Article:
I'm trying to understand why mixup() doesn't borrow it's params like the previous examples. I'm assuming that the returned Point is a completely new instance, and that self is not mutable here. Would appreciate any clarification.
Thanks for your time. What's throwing me here is that self was borrowed when Point was known to contain f32 values (Listing 10-10). So that seems like case #1 in your response. But then self was consumed when Point used generics (Listing 10-11). And in that case it's not clear to me whether the types in Point implement Copy.
I believe one of the fundamental differences is that in the former example, we know the fields are f32, and we know f32isCopy.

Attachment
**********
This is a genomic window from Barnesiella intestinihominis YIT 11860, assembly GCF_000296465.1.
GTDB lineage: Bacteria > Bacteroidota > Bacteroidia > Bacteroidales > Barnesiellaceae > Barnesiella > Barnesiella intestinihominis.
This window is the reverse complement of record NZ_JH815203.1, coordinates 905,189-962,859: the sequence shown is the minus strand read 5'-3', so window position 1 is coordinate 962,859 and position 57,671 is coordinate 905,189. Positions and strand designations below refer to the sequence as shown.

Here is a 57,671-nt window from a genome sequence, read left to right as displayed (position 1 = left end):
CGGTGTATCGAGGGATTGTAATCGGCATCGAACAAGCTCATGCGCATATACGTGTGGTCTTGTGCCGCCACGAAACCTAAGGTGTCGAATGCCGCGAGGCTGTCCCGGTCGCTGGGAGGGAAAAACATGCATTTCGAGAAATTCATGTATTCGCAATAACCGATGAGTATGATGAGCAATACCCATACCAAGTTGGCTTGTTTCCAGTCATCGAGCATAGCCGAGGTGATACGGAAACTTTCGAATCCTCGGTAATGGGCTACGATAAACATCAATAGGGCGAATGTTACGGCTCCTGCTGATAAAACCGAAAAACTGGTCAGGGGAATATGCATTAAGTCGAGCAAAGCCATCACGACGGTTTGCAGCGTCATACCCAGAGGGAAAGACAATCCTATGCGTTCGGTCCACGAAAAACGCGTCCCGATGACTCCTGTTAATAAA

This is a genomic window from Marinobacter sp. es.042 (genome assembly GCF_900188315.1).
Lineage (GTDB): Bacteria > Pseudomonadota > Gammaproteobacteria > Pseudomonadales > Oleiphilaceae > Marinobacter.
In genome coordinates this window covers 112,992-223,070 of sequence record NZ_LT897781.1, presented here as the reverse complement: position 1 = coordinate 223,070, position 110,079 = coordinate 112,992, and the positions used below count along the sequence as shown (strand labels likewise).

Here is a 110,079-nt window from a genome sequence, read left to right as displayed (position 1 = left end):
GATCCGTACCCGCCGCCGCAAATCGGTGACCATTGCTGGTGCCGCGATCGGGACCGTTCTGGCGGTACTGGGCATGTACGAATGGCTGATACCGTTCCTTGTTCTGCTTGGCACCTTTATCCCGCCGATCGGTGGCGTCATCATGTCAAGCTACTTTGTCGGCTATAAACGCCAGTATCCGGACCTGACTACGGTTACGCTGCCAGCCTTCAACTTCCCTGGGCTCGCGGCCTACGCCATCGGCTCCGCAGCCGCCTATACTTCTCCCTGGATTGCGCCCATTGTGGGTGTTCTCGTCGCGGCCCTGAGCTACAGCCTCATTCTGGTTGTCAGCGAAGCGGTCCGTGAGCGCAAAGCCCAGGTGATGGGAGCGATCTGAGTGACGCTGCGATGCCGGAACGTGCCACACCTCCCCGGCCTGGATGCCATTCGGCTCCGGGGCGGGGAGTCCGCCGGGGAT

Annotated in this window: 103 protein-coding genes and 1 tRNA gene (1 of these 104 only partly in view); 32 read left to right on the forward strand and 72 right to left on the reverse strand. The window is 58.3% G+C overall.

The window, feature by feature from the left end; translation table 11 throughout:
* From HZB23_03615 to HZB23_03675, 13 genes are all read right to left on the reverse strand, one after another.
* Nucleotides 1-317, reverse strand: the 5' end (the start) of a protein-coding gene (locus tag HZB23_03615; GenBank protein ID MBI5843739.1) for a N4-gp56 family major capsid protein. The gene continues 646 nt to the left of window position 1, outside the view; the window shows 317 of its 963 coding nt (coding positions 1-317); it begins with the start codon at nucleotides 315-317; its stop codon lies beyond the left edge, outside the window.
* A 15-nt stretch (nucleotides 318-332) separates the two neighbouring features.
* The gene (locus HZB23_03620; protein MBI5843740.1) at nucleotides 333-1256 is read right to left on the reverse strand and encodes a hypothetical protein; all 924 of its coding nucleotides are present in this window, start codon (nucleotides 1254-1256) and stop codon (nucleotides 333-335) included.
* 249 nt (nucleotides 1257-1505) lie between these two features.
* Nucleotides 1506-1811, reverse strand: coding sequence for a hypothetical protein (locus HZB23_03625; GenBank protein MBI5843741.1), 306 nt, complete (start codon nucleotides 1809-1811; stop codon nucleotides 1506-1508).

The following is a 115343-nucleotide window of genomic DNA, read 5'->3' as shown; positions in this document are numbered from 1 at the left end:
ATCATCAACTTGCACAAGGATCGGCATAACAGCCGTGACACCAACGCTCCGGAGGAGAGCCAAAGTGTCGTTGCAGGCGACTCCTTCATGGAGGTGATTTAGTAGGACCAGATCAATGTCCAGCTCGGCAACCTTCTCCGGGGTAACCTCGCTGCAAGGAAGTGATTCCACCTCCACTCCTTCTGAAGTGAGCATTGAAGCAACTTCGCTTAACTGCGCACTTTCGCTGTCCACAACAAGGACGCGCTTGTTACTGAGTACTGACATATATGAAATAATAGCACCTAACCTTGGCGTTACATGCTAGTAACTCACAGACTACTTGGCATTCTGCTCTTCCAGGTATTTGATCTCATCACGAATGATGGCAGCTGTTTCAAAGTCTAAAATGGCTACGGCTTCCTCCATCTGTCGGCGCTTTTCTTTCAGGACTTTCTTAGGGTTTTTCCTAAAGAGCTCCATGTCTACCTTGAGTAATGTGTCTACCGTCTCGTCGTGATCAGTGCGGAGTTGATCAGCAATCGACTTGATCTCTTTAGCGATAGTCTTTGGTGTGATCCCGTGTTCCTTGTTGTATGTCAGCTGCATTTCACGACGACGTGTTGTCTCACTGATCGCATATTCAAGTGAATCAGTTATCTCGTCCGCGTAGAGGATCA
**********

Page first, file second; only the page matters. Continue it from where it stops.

I don't think either Point is Copy, but primitive numbers always are. So in distance_from_origin, we can move self.x without owning self.
However, in the generic version, all we've declared is that T and U are some types - they may or may not be Copy. So if we want to make a new point and use self.x in it, then we have to move out of and invalidate self.x. In order to be allowed to invalidate self.x, we must own self (similar logic for other.y and owning other).
I think the book will go into more detail in this later, but this isn't exactly right. Specifically, we need to either own self or have Copy fields if we want to move our fields. In mixup, we do move our fields, so we need one of those two things.
But in another function, you might only need to borrow your field values. In this case, &self is sufficient, even if the fields are non-Copy.
For instance, we can define the following struct and method: